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Having gone through anxiety and depression throughout many periods in my life and recognizing the reasons, I have learned to dig deep into my feelings, experiencing sadness and anger then by means of gratitude and living in the present, I have grown emotionally, learn how to deal with problems, remained alcohol free for 10 and a half years. Even though it took my 60 years of being alive, I feel proud of myself for my strength and resilience through the lows in my life. I am a survivor..
This question feels transactional to me: that these character strengths are wages to be earned. Life acts on me and forges character: it’s just that. The strongest trait for me is keeping getting up and moving every time something knocks me down.
These times shifted perspective, from being internally centered around my state to overcome my own limiting imprints, pain, fears and despair. It opened up to the needs of others, to feel and to be with and act accordingly to whatever presents itself. Not yet in any moment, but much more often already and good work in process. It opened the door to more simplicity, to gratitude, to humbleness, to joy and to a deeper sense of friendship and helped to find back to care for all from my heart. Rather as a side effect and of course meanwhile being aware of it as a natural consequence, this lessened my own pain also. Thank you dearly for this precious question, dear Gratefulness-team. 💜
I don’t know if I have earned them. Maybe more like finding out they were there all along and only had to be valued and evolved and set to use.
It is interesting to reflect on hard times in a different way and look for the gifts, rather than the damage. I think most would agree we become stronger by enduring through hard times. Even seedlings grow stronger with the presence of wind. But another strength we usually gain is the ability to focus on what is more important. If in our hard times we went hungry, we learn the importance of feeding the hungry, even if it is someone we don’t know. If we experienced violence, we learn the importance of safety and intervening on behalf of those who can’t well defend themselves. Likewise if we lost our home, or lost a loved one, or injustice, or whatever the nature of our hardship. In short, hardships teach us compassion for others.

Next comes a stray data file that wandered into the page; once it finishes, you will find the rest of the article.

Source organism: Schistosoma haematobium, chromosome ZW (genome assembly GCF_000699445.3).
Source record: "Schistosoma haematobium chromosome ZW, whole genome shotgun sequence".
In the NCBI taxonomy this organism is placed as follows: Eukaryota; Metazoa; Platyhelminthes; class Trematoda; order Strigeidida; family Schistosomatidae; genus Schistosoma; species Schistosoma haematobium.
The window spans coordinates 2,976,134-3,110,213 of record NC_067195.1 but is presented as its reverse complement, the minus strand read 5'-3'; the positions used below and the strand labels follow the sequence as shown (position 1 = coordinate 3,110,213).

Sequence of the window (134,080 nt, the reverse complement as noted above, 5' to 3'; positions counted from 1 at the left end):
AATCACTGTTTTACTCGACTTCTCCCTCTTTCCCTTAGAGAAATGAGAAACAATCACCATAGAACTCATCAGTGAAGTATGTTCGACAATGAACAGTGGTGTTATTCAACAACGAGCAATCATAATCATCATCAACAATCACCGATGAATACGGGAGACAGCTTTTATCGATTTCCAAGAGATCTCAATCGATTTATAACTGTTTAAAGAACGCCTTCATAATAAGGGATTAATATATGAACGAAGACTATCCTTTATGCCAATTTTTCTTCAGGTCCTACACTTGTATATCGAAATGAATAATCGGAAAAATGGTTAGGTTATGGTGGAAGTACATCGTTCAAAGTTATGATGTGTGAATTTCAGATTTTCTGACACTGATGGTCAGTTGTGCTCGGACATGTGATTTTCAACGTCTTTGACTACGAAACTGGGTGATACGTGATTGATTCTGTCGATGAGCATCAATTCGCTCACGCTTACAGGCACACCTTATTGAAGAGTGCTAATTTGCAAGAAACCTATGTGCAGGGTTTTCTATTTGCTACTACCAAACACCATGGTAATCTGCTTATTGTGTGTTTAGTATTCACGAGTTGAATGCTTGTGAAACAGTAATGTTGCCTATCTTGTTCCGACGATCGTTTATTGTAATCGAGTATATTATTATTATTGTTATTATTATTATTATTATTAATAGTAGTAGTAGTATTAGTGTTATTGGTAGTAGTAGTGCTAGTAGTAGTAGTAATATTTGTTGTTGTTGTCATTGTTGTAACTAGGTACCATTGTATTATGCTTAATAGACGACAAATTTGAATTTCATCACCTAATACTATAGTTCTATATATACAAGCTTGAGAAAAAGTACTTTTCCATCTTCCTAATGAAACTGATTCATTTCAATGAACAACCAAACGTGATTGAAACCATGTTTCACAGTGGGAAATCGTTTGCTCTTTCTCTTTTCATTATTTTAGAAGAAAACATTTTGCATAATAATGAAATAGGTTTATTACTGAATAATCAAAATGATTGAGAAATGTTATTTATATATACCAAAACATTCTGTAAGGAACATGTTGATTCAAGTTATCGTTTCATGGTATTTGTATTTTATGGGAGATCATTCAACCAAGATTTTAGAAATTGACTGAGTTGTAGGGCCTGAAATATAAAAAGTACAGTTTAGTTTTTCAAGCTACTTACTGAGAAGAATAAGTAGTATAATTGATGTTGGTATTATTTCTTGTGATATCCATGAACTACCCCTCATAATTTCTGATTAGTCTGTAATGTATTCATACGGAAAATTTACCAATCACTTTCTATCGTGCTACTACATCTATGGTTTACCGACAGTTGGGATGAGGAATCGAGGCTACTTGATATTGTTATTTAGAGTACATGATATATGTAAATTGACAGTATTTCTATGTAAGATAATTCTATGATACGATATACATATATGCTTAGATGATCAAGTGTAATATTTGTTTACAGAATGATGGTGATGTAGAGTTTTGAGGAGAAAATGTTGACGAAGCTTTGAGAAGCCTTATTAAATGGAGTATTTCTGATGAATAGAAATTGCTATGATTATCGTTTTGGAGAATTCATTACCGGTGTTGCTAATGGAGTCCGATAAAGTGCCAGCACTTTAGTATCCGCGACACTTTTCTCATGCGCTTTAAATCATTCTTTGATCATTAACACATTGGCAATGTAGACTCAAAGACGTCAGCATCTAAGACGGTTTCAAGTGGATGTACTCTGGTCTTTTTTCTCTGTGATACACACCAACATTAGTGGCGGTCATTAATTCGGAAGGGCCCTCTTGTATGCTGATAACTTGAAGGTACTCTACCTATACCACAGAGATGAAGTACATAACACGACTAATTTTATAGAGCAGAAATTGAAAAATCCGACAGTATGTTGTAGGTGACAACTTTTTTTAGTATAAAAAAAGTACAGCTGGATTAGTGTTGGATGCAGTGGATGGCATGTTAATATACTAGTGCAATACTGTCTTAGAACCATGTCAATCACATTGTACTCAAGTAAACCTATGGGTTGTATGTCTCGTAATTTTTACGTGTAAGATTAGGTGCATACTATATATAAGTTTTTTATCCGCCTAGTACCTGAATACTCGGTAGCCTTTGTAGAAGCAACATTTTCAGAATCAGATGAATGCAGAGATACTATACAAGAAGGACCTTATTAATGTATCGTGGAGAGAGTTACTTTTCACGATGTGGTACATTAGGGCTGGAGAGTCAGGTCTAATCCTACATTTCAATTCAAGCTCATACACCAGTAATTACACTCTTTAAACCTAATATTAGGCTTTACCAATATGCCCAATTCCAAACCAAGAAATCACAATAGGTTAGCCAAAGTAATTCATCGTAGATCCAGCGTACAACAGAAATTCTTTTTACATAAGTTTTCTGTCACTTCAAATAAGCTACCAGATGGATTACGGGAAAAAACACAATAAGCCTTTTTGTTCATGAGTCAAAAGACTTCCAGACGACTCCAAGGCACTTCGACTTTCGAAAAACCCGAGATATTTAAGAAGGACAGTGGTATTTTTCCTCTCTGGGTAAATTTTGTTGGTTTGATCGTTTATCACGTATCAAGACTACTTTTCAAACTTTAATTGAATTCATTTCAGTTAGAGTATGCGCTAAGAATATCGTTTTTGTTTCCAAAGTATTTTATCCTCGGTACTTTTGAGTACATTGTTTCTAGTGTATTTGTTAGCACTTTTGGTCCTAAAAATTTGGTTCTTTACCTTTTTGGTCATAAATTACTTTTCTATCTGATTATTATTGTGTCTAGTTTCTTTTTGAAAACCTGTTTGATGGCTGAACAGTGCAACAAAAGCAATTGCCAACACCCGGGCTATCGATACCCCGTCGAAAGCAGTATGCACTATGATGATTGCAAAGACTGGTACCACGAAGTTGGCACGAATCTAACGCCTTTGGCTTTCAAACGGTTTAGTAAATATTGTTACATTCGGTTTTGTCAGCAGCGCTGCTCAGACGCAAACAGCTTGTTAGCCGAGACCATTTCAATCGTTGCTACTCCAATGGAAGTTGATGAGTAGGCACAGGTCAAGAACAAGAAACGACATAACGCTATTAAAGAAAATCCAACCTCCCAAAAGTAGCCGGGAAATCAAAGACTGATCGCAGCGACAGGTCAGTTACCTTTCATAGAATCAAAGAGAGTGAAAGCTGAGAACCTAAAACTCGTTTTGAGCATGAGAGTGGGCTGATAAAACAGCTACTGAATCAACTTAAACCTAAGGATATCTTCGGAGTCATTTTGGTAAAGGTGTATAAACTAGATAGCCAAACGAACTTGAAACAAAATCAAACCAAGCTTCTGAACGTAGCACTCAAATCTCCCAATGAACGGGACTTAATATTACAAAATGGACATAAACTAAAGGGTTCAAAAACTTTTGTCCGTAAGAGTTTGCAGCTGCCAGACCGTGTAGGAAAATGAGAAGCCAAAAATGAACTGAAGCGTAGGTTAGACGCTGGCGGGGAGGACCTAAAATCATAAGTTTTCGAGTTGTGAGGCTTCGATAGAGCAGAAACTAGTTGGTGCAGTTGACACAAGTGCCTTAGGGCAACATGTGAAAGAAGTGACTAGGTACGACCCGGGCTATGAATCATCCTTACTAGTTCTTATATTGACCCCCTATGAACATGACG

I have been surprised by my own endurance during difficult times. I have been able to keep going, doing more than I would have thought I could do for many months at a time. It is catching up with me now though, so I will stop for a bit, and take better care of myself. It is hard for me to care for a loved one and take good care of myself too. I need to learn to do both.
Yes, it is very hard, Mary. I admire your courage.
Sending you strength… ❤
Thank you Holly. 🙂
A lot of years now have been directed to dismantling this character. The hardest times usually equaled, the greatest times of resistance, (like trying to swim up waterfalls). I can’t recall there ever being a paycheck (meaning entitlement) during these times.
…just a few…🙏❤️
That I am able to continue and keep moving. That I am more resilient than I thought I was That in the hardest times, there are chance unexpected encounters to lift my spirits, whether it be the song of a robin at dawn, magnolia blossoms outside my window, or a chance surprising conversation with a stranger on the subway.
The hardest times in my life have given me wisdom, compassion, and resilience.
The present-day personality has , by way of many, many, misguided selfish habits, accepting non-supportive life conditioning, etc, etc, all of which only lead to hard times, confusion, anxiety etc , etc. But these life events were opportunitiesl which allowed the Spirit-Soul-Self to be “felt” as the ever present “True Self” alway THERE , never changing and powerful when the present-day personality chooses to align itself with the Spirit-Soul-Self within it.
It can’t say “I earned or learned the power of the Spirit-Soul Self” because there was no gained “earning or leaning” for what was THERE all along!
The ancient ones say it best “There is a rising up, and a falling away”.
Compassion, resilience, integration or reframing. How to take caca and work through it and make it into a bridge of growth, understanding, and compassion that serves others too.
I’m with those who chose verbs that come closer to expressing these changes. Learn. Evolve. Attain. Grow into. Develop.
As an adult who will turn 60 this year I’m far more patient, kind, and accepting of different perspectives, approaches, or outcomes than my 17-year-old self could have understood or wanted.
Yes, I’m 61 and get what you’ve shared. So true.
The desire to understand the other person’s perspective and the willingness to agree to disagree so that I can let go……both of these are from practice and hard work to learn
Like some of you, I prefer learned rather than earned and it’s definitely a work in progress. Compassion, resilience, and forgiveness come to mind.
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